If we read things that way, does it explain who John’s father is? I don’t think Milch is breaking the fourth wall to say that he is the ‘Father’ who gives John words. That would reduce John’s mission to something that’s only relevant in their fictional world. I think the ‘Father’ is God, or at least some pure essence of goodness from which all things flow. John is his messenger, speaking for him without knowing exactly what words to use. The idea of his father having a father is a question you could ask about God, and is not something that’s easy to answer. If you read the scene as John being a messenger from God, then his inability to answer questions makes sense. That’s not something that our words are capable of doing, it’s an idea that’s bigger than any of us.
The greatest ambiguity of the episode for me is the nature of the car dealer. He speaks in the same way as John, using a lot of the same language. The implication is certainly made that this man could be John’s father, which would explain why John took them there to buy the car. The other explanation, and the one that I’d argue makes more sense is the notion that John’s message is spreading. Last week we heard other characters making reference to “big” and “huge” events. This could be symptomatic of a larger change, even people not directly connected to the family are speaking the way John does. During the parade sequence, the groundwork is certainly laid for an expansion of John’s message, and that seems like the most fertile ground for a potential second season.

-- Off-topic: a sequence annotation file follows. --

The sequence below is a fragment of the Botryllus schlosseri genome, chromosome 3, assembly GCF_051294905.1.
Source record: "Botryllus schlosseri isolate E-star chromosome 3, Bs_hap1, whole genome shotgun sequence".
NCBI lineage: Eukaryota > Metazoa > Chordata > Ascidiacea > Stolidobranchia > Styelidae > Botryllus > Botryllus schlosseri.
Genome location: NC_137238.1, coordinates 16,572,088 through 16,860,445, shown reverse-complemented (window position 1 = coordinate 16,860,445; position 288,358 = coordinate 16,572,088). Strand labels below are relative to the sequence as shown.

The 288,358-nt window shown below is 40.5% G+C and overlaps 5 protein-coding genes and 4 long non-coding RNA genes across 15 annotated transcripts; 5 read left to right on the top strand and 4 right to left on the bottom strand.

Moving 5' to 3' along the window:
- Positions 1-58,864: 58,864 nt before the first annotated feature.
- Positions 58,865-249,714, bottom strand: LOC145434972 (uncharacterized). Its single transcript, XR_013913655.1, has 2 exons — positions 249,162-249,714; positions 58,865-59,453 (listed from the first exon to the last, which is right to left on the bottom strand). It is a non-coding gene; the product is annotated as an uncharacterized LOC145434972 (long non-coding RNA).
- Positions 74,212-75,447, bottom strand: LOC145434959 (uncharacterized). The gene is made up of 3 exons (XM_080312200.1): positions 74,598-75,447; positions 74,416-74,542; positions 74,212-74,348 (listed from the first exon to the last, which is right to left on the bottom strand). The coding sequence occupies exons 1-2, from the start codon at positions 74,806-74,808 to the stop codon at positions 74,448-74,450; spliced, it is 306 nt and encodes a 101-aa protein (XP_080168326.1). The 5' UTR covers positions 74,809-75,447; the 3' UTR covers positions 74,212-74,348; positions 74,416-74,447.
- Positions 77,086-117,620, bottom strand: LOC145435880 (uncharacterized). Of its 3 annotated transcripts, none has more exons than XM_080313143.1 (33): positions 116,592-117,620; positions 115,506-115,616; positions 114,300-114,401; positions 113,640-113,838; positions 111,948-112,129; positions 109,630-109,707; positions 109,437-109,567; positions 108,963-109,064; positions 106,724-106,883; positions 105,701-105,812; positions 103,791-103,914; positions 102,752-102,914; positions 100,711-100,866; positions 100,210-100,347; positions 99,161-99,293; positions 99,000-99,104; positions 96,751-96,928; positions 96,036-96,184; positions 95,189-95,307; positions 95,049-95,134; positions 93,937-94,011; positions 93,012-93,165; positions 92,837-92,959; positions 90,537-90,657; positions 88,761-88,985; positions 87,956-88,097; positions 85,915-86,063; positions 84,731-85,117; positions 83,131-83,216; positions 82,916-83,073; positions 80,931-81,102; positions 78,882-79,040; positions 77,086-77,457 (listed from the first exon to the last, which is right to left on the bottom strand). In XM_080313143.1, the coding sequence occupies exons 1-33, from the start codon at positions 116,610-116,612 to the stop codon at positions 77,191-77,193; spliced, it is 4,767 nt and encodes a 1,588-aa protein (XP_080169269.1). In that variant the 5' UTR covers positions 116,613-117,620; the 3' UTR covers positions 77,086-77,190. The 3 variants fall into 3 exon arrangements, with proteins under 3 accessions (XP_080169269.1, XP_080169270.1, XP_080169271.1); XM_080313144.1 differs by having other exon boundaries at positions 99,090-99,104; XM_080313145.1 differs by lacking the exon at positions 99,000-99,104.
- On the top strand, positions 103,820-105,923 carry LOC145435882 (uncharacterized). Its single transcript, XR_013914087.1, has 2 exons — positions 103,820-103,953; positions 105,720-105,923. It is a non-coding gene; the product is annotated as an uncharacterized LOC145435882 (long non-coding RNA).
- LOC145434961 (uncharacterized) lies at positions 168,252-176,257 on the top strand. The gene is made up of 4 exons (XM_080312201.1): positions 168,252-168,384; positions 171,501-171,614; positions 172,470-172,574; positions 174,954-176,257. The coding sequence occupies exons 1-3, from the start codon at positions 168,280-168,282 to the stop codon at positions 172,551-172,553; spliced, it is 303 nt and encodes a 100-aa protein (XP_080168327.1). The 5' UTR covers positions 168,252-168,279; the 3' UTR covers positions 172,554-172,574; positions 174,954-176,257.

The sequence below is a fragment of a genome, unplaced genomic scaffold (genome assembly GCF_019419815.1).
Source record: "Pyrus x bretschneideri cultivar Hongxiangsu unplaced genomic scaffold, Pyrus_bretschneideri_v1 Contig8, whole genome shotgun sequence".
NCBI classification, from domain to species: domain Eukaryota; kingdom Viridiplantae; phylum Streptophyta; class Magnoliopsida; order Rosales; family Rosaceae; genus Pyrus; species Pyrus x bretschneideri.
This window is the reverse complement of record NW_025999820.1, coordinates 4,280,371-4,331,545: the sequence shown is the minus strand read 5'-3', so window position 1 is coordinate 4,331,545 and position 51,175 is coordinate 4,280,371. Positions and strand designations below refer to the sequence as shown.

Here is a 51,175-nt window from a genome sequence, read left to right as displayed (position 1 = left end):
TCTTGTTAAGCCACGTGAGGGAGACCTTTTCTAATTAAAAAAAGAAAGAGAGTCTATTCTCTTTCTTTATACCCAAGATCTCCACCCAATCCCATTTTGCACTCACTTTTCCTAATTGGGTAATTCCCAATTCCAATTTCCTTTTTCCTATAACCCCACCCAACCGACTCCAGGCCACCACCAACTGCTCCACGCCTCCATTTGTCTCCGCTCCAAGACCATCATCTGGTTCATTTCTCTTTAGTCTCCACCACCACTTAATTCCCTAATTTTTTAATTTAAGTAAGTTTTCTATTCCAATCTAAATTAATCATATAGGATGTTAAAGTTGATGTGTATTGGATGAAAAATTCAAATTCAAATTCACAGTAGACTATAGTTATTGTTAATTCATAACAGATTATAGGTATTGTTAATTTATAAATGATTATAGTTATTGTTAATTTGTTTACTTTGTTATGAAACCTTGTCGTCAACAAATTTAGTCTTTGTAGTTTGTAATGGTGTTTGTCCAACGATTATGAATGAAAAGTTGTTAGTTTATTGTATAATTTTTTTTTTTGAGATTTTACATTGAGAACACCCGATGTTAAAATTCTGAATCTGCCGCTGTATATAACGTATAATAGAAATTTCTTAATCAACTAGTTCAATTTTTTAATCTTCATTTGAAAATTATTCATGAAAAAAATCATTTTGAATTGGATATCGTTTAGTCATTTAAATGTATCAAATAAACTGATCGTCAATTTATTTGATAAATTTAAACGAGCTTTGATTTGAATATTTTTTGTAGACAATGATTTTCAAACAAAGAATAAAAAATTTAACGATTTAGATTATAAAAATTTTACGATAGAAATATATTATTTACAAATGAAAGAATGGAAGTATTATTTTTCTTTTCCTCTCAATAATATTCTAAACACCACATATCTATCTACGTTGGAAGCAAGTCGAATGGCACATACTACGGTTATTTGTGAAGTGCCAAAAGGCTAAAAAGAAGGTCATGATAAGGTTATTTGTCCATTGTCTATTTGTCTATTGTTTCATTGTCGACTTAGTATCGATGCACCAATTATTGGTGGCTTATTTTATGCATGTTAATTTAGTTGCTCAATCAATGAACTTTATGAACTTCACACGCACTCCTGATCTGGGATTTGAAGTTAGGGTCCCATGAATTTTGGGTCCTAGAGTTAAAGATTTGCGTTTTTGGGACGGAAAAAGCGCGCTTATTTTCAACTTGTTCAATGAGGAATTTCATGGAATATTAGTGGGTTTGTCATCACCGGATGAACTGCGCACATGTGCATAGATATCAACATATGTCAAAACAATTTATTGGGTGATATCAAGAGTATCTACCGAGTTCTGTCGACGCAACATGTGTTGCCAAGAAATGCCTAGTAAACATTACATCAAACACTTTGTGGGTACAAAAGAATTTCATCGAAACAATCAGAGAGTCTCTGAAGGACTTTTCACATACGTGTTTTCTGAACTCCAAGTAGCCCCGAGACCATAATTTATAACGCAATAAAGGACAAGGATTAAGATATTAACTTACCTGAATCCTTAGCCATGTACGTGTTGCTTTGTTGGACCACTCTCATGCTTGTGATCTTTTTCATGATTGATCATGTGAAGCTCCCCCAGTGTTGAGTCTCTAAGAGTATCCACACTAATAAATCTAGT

One of the things I like about the episode is the way that it brings everyone together. Earlier, I assumed that Linc and Tina would pose a threat to Shaun, but it turns out that they, and Jake Ferris, are working in his best interest, just in a different way than the others. Linc’s exploitation of Butchie was the catalyst for all the Yosts’ problems at the start of the show. This is something he makes explicit in his speech. I was wondering why that speech was going on so long, and it wasn’t until after that I realized why. He had not faced up to being the source of so many problems; here he does, and he also hands over the company to John and the Yosts, letting them take control of their own destinies. We finally get that happy family tableau that was first glimpsed during the speech — things aren’t perfect, but they’re okay.
Tracking back a bit, the entire parade sequence was a bit out of nowhere, but fits with the oddness of the show. The best part is Bill’s outrage after he’s arrested while trying to coordinate traffic. The parade serves as a celebration of John’s message, and something of a coming out party for his agenda and the family in general. The critical thing here is the fact that Stinkweed has been turned into an engine for spreading John’s message. His symbol, the line and circle man, seems to be part of something larger. It is his sigil, and through it, he can spread his agenda.